“But then, there’s a lot of new faces we haven’t seen before, which is really nice,” Abby Tammaro, president of the Interact Club, said.

“It seems like the word is spreading about it,” Pazdziorko said. “A lot of people are enjoying it, so we’re getting more turnout.”

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100 Years of Women in the Corps

 

Celebrating 100 Years of Women in the Corps

USMC Women's Centennial Logo

This year marks the centennial of women serving in the United States Marine Corps. Throughout our history, women have served with courage and distinction in the Corps in defense of our Nation’s freedom.  We recognize and celebrate the many ways that women’s history has become woven into the fabric of our nation’s story.

According to Marine Corps lore, the first woman to wear the Eagle, Globe, and Anchor in service to her country was Lucy Brewer. Disguised as a man, she allegedly served in the Marine Detachment aboard the USS Constitution during the War of 1812.

Almost 100 years later in August 1918, the Secretary of the Navy granted authority to enroll women for clerical duty in the Marine Corps Reserve. On 13 August 1918, Opha May Johnson enlisted and became the first official Woman Marine. During the remainder of World War I, 305 women enlisted to “free a man to fight.”

More than 20 years later during World War II, roughly 1,000 officers and 18,000 enlisted women served, led by Col Ruth C. Streeter. During the last year of the war, all available male Marines were battling the Japanese in the Pacific. In their absence, Women Marines represented over half of the personnel at Marine Corps bases in the continental United States.

In 1948 Congress passed the Women’s Armed Forces Integration Act, which authorized women in the regular component of the Marine Corps. Currently, more than six percent of today’s Marines are women and can be found serving across the globe in numerous Military Occupational Specialties.

For more information on women in the Marine Corps, please view the timeline below and visit our exhibits in the WWIWWIIKorea, and Vietnam galleries as well as the Museum Store.

 

Reblogged from the National Museum of the Marine

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Supporting the Women Marines Association

The Mission Never Stops

It is one of the most beautiful compensations of this life that no man can sincerely try to help another without helping himself…Serve and thou shall be served.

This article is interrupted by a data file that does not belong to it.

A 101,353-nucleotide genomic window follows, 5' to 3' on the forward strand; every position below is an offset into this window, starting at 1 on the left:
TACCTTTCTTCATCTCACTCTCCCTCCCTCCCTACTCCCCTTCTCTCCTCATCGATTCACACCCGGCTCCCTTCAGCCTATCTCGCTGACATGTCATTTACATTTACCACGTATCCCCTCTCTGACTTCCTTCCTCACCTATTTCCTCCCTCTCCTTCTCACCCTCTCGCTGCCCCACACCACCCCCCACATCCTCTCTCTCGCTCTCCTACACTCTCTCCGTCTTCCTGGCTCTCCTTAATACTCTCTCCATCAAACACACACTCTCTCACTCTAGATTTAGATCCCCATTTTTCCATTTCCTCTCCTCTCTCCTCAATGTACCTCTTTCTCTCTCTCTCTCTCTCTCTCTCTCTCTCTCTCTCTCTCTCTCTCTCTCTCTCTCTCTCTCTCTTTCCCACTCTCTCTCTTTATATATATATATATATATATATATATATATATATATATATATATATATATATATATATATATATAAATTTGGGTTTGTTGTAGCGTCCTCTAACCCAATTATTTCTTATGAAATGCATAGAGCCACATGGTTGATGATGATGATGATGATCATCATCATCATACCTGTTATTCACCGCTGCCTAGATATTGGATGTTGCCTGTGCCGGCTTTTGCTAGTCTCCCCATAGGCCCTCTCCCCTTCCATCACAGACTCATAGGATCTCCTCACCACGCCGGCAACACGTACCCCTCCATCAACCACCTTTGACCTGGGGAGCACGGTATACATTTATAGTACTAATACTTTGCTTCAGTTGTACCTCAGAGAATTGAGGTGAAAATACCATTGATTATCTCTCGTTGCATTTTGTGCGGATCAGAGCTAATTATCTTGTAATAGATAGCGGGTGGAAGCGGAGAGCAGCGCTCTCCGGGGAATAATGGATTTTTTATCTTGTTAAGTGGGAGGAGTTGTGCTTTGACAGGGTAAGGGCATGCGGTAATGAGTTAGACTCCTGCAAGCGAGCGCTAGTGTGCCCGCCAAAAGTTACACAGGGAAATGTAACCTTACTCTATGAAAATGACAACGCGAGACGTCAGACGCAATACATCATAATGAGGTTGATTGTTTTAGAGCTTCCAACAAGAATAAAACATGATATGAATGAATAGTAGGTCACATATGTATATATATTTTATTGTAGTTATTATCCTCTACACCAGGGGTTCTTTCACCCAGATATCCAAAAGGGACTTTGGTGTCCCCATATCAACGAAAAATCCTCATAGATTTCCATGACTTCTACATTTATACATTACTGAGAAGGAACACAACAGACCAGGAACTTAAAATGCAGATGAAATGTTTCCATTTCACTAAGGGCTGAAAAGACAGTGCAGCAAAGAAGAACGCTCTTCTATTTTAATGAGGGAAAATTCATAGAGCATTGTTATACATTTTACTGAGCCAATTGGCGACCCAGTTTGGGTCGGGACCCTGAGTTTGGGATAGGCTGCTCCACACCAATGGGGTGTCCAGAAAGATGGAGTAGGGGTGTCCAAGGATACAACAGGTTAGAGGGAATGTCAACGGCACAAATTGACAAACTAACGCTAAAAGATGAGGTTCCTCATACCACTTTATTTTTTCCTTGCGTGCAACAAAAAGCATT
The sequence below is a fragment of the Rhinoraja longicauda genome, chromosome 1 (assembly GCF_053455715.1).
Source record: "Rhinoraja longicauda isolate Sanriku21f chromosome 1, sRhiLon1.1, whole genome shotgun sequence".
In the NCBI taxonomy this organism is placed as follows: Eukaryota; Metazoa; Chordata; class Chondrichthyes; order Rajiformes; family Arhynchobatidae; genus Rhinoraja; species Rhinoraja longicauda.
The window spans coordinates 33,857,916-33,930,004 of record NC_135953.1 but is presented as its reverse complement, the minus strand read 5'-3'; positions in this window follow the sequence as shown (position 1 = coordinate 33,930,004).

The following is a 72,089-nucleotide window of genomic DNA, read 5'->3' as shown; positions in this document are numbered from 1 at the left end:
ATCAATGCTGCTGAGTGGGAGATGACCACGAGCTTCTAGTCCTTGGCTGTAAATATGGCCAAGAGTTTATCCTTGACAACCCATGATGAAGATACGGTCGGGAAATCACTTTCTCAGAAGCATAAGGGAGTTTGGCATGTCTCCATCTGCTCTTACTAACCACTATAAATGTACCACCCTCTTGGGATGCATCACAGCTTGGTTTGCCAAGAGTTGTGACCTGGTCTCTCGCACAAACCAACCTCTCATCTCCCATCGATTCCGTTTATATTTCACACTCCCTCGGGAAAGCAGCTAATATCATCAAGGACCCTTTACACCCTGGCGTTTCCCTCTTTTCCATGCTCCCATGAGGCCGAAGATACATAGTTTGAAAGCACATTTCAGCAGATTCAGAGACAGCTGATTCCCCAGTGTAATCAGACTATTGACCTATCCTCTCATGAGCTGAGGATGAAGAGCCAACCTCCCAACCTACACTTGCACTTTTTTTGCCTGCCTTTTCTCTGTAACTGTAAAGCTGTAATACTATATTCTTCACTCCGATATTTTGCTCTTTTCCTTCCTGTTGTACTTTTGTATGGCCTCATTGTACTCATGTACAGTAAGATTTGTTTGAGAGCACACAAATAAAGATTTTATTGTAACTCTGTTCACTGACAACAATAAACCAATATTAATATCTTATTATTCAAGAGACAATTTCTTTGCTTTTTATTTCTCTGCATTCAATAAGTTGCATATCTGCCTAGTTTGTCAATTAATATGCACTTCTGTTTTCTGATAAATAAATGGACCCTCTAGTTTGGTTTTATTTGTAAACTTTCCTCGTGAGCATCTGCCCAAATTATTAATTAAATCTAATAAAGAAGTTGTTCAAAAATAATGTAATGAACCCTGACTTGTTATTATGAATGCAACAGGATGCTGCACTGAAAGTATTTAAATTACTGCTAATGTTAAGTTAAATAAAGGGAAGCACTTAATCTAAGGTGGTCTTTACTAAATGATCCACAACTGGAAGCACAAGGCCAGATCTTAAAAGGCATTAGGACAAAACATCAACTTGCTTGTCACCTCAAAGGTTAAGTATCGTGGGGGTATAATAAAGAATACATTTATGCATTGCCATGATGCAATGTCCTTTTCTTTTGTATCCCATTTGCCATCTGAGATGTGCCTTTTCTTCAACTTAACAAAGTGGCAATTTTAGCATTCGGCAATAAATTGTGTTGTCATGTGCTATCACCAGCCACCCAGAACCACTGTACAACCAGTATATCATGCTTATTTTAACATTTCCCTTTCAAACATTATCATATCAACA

~ Ralph Waldo Emerson

 

women1The Women Marines Association (WMA) is a non-profit charitable 501(c)3 organization comprised of women who have or are currently serving honorably in the United States Marine Corps. 

WMA’S MISSION STATEMENT

To preserve and promote the history and traditions of women in the Marine Corps from World War I to the present; to conduct programs for charitable and educational purposes; to promote the welfare and well-being of elderly, disabled, and needy women Marine veterans, as well as women currently serving in the Marine Corps; to provide entertainment, care, and assistance to hospitalized veterans and members of the Armed Forces of the United States; to sponsor or participate in activities of a patriotic nature, particularly those that perpetuate the tradition and esprit de corps of the United States Marine Corps; and to foster the spirit of comradeship of women who have served or who now serve in the United States Marine Corps, regular or reserve components.

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WMA National President Birthday Greeting

FROM THE OFFICE OF RHONDA AMTOWER

WMA National President

PresAmtower

10 November 2018

243rd Birthday Greeting

Marines and Loyal Escorts,

As we join the celebration of our Corps’ 243rd Birthday we stop to realize that women have been a part of this proud history for 100 years.  Since 1918 when Opha May Johnson became the first woman to enlist in the U. S. Marine Corps, women have played a crucial role in our Corps’ history.  The contributions we made helped to make us an indispensable part of the Marine team.